The high points include a trio of songs that even a stellar band must cover with care. “Goodbye Pork Pie Hat” is generally regarded as one of the sublime jazz ballads; this rendition includes the vocals Joni Mitchell wrote for her own Mingus tribute (Mingus, from 1979), sung tastefully by Ku-Umba Frank Lacy. “Bird Calls” would frankly overwhelm almost any working band—there is so much going on and the pace is so breakneck throughout it would be easy to imagine even capable musicians tripping all over each other trying to recreate the heat lightning in a box that Mingus & Co. laid down in ’59. Finally, the immaculate “Self-Portrait In Three Colors”, originally a study in expressive restraint, is sped up ever so slightly and manages to actually swing while capturing the full emotional impact of the original.

Speaking with Sue Mingus is like conversing with jazz: she is enervated and completely in the moment, yet also a living conduit to history, a voice of experience and authority. One approaches an opportunity like this with a combination of excitement and attentiveness. She is legendary not only because of her close association with Charles Mingus, but also for the passionate advocacy with which she guards her husband’s legacy. She achieved underground hero status amongst jazz fans when stories spread about her habit of entering record stores all over the world and waltzing out with unpurchased copies of Mingus bootlegs. If confronted she encouraged the shopkeepers to call the cops; they never did, quite aware they had no legal ground to stand on. The title of Sue’s (award-winning) memoir Tonight At Noon references one of her husband’s compositions, and the image it conjures is a miraculous anomaly (or an anomalous miracle). It also invokes the nocturnal hours intrinsic to a working musician’s existence. Of course it is also more than a little autobiographical: Mingus was a contrarian as well as a contradiction, notoriously demanding of those in his employ (particularly those poor piano players), yet protective and loyal (especially to Eric Dolphy and Dannie Richmond—two of his artistic and spiritual soul mates). He could be intimidating and imposing when he had to be, and occasionally when he did not intend to be. He was arguably the only player in history capable of making an upright bass look modest. Most of all he was sensitive and cerebral, and he is easily one of the most important musicians America has produced.

Asked to talk about the band she directs and its new release she is unequivocal. “Charles would be pleased to see these pieces being played fifty years later,” she says. “Obviously the vitality and freshness is not lost. Of course these are great musicians and they are keeping the spirit [of the music] alive.” Sue is understandably reluctant to pick a favorite amongst the Mingus Big Band’s recordings, but she concurs that this latest effort does justice to the originals while stretching out and expanding songs that are so familiar and beloved. “A lot of the band’s success and the positive reception to the music has to do with the passage of time,” she suggests. “Peoples’ ears are growing up to the music; the big band caught on right away … it was the right time to have this band performing this music.”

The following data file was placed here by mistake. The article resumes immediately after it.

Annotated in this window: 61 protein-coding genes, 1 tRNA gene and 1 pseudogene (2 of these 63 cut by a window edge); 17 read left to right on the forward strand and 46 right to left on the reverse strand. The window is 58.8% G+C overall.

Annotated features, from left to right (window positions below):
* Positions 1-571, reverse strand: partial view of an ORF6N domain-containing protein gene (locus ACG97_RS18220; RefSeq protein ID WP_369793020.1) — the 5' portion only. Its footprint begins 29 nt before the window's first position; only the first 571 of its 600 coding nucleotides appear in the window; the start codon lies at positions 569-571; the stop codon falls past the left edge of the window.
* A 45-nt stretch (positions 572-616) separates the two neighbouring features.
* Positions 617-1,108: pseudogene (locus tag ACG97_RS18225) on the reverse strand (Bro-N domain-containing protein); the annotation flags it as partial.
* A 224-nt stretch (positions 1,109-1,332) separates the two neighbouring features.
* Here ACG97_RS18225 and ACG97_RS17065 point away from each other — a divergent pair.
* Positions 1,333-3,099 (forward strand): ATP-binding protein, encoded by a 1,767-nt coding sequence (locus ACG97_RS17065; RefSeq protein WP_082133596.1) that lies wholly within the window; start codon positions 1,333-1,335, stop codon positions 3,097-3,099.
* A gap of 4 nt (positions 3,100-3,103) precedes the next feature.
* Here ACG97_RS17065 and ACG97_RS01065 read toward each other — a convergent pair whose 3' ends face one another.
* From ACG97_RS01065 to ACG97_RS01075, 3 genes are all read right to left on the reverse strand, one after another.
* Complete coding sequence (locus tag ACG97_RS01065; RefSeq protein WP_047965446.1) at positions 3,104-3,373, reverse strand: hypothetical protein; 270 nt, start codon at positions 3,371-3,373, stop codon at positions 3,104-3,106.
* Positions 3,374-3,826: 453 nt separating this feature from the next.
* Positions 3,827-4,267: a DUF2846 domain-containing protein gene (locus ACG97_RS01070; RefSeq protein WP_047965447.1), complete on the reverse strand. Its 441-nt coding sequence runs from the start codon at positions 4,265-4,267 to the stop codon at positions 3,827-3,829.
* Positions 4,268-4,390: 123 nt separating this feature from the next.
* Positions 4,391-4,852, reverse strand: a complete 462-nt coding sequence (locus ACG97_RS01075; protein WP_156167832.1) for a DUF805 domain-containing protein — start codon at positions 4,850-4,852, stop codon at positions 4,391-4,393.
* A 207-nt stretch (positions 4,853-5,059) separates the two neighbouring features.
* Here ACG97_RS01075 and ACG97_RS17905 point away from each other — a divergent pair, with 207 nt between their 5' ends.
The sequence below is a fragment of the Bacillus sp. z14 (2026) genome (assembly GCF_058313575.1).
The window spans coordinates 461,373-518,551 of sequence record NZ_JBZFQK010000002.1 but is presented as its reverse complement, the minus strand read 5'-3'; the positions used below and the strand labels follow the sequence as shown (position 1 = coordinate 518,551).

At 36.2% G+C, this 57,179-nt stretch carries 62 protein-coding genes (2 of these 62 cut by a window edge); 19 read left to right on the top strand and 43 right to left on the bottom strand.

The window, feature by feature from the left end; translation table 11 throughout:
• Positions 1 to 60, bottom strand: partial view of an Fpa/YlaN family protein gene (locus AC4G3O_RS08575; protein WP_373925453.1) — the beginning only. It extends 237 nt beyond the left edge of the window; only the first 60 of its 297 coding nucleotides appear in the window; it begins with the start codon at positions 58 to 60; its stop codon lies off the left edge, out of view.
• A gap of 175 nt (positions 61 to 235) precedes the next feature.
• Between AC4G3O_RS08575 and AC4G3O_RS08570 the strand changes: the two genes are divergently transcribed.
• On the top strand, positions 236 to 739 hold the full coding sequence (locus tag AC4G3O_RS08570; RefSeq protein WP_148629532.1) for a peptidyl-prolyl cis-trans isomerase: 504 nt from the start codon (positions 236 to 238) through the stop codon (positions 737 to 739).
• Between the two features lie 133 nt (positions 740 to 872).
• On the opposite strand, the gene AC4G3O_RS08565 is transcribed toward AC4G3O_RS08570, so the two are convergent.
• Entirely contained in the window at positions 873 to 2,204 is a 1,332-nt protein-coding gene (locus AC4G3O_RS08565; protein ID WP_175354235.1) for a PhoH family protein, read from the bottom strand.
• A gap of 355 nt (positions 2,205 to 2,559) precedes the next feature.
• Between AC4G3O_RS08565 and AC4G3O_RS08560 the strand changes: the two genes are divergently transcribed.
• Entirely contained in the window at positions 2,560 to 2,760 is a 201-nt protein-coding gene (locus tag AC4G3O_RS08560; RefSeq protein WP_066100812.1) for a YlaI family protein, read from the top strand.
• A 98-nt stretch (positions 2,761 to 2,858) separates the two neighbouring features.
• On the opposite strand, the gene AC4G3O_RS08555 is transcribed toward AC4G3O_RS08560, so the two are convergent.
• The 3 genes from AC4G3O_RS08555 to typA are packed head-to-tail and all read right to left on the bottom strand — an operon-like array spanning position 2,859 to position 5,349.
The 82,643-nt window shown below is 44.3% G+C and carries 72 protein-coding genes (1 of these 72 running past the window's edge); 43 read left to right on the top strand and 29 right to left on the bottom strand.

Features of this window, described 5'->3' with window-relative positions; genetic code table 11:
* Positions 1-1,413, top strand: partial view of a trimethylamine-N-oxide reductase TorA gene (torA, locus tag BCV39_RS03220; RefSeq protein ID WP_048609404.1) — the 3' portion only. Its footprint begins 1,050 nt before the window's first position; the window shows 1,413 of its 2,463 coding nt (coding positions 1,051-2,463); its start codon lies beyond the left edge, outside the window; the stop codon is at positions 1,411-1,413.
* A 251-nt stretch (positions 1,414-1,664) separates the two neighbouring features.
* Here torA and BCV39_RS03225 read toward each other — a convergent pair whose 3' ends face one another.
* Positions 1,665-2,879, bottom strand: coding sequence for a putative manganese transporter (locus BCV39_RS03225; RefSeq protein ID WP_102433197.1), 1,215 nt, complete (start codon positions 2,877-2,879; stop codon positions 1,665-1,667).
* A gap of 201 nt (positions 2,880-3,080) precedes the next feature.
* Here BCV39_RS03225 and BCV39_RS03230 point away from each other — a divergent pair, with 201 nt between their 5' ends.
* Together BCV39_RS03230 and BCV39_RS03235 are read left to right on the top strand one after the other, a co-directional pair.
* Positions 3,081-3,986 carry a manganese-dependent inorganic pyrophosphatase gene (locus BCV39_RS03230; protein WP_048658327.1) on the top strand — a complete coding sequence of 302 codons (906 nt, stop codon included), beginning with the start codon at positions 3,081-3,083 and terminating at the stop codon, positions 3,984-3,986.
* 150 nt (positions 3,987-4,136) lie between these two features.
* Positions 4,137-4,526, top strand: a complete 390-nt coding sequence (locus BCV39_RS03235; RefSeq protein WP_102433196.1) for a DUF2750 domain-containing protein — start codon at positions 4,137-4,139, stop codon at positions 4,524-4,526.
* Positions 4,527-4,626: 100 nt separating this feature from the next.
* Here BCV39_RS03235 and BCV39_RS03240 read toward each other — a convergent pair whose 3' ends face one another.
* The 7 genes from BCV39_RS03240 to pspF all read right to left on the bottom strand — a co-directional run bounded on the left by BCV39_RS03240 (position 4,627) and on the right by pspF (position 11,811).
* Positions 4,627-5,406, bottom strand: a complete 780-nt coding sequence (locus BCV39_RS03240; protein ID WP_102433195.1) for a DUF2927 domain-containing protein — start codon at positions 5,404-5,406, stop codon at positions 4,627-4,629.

There is inexorably a bittersweet element to this band’s existence, which is the unavoidable absence of its namesake. There is also the substantial irony that Mingus—despite having larger bands at his disposal in the late ‘60s and throughout the ‘70s—seldom had the ways or means to work with the fuller ensembles he often desired. “Charles would love to have played with bigger bands,” Sue confirms. “Economically it just didn’t make sense; it just wasn’t feasible. But he definitely would have loved a working 14-piece band!”

If there is an aspect of injustice here, it does seem to be a natural progression for Mingus’s works, being performed on a weekly basis by a dream band he never had the chance to handpick. Sue can’t say enough good things about the Mingus Mondays program at Jazz Standard, though she is quick to convey her appreciation for past venues. “We were at Fez [under Time Café in New York City] for 13 years. Every Thursday night—it was like home for us. Unfortunately they closed the music aspect and revamped the restaurant.” After performing at various locations, in late 2008 the band initiated its ongoing residence at Jazz Standard. “This is the closest we’ve been to the feeling of Fez. We love it here and the audience is always receptive. We enjoy having the opportunity to showcase the three different bands.” Sue is referring here to the other two collectives, Mingus Dynasty—a seven-piece band—that tends to be on the road in between gigs and The Mingus Orchestra—a 10-piece band—which features more exotic instruments such as bassoon, harp and clarinet. On any given Monday you can catch one of these outfits in action. “Mingus wrote over 300 compositions, so there is plenty of material to work with and there is always something for everyone.”